Formerly the Foreign & Colonial Investment Trust, it was launched more than 150 years ago in 1868, as its current manager Paul Niven explains.
“The original aim of the company was to give those of moderate means the same opportunities as large capitalists of the day to take advantage of financial markets,“ he says. “It was really about democratising investment for the masses.”
In its early days, this meant investing in emerging market bonds - the government debt of foreign and colonial countries. Later the company moved into credit and in the 1920 into shares. By the 1960s the trust was primarily buying equities and the 2019 version is an investment trust with a portfolio of global shares and unlisted equity.
As an investment trust, it is itself a company and investors buy shares in it. This gives Niven flexibility that more traditional ‘open-ended’ funds do not have. In particular, it can borrow to invest, and has recently secured debt that can be repaid over 40 years at interest of 2.7%. If investment returns are ahead of that, this creates value for shareholders.
Additionally, the trust can hold back revenues in order to better manage the dividend income that it pays investors. Right now the trust has £100m in reserve for this purpose. That’s a great comfort for income investors because it means the trust has been able to pay a dividend for 150 years in a row, and that dividend has risen in cash terms for 48 consecutive years.
One further benefit of its investment trust structure, as Niven explains, is the ability to take long-term positions in unlisted companies - those which have not listed on public stock markets. It does this by investing in private equity funds but also through co-investments direct into companies.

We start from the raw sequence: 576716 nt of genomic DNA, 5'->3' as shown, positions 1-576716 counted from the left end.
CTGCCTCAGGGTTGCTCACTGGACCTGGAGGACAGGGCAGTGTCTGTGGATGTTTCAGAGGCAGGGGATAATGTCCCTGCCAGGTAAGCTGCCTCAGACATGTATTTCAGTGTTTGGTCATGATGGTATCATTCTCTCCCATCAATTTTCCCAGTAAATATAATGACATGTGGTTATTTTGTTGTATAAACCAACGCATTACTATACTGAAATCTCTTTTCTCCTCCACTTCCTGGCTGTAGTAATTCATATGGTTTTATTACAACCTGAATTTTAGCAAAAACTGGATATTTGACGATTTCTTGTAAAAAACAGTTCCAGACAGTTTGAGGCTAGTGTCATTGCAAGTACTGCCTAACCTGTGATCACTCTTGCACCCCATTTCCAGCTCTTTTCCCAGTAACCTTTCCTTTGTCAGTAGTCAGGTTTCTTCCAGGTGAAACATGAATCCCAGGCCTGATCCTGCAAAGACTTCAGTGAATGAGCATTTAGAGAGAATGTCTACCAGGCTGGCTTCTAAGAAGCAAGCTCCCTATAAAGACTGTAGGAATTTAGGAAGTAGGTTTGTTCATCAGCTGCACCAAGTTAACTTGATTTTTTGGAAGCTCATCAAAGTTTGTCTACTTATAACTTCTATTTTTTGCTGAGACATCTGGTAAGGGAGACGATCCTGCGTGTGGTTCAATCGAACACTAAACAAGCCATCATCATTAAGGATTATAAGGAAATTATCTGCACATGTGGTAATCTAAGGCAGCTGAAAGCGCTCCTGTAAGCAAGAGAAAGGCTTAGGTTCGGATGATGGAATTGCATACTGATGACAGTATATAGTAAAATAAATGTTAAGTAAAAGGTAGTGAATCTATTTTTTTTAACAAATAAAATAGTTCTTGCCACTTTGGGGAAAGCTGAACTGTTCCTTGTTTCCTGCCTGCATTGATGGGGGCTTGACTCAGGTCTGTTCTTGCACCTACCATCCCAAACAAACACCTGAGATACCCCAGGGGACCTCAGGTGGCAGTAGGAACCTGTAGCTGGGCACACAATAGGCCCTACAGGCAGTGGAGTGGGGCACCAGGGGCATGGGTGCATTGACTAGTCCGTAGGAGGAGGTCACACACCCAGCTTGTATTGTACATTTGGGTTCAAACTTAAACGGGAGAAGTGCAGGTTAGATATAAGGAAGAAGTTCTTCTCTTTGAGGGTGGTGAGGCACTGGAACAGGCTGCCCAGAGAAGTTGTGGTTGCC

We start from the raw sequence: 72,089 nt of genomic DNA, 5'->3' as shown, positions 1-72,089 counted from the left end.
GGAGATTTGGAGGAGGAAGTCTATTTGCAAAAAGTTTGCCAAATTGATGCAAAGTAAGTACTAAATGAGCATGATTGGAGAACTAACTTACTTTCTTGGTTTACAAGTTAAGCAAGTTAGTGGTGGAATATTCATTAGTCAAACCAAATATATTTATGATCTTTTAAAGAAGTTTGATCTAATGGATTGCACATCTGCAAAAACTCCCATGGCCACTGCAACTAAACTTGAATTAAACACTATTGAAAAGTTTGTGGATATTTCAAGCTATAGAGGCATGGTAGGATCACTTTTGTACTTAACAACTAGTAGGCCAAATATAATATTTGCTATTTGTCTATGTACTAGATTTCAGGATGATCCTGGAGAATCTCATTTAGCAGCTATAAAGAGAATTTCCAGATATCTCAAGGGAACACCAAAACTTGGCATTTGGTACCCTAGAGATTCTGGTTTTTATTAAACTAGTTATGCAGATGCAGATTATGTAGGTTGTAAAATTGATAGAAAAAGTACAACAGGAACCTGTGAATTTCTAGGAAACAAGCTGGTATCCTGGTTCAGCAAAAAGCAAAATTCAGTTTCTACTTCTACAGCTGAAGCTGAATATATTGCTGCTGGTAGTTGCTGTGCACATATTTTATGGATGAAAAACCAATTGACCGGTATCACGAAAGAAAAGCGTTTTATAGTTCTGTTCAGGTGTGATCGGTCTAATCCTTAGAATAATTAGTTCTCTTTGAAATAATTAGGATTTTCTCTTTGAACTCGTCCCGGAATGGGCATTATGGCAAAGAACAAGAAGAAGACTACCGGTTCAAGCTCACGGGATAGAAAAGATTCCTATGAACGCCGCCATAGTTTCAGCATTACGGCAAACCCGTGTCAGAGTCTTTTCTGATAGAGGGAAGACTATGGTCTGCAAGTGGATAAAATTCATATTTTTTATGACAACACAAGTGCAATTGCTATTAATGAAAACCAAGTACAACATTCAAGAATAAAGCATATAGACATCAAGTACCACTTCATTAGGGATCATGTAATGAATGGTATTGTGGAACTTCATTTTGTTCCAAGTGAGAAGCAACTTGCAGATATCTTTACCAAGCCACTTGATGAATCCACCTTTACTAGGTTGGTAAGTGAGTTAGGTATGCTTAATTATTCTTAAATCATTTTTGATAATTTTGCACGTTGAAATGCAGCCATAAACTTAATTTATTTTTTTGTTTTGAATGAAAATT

“We have the ability to take a long-term view because we don’t have to contend with having to sell assets when we suffer outflows, as an open-ended fund has to (because the share price can simply fall). We can lock up capital buying illiquid investment. That’s an extra risk but it also creates a return premium.”
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This approach proved valuable in the last year, Niven says, when wider equity stock markets were weak. The trust’s private equity portfolio - about 8% of the total portfolio - delivered a 20% return as listed shares struggled - making a meaningful positive difference to performance.
The trust is also proud of its history as an active investor which wields its power to improve behaviour among the companies it invests in. As Niven explains: “We believe sustainability is very important and that good governance and aligning the interests of shareholders and management adds value in the long run. We consider that when we invest but we also engage by voting our shares, we’ve engaged with 150 companies in 125 companies to improve governance.”
That means on issues such as executive pay and diversity, which Niven says are increasingly important to the long-term viability of companies.
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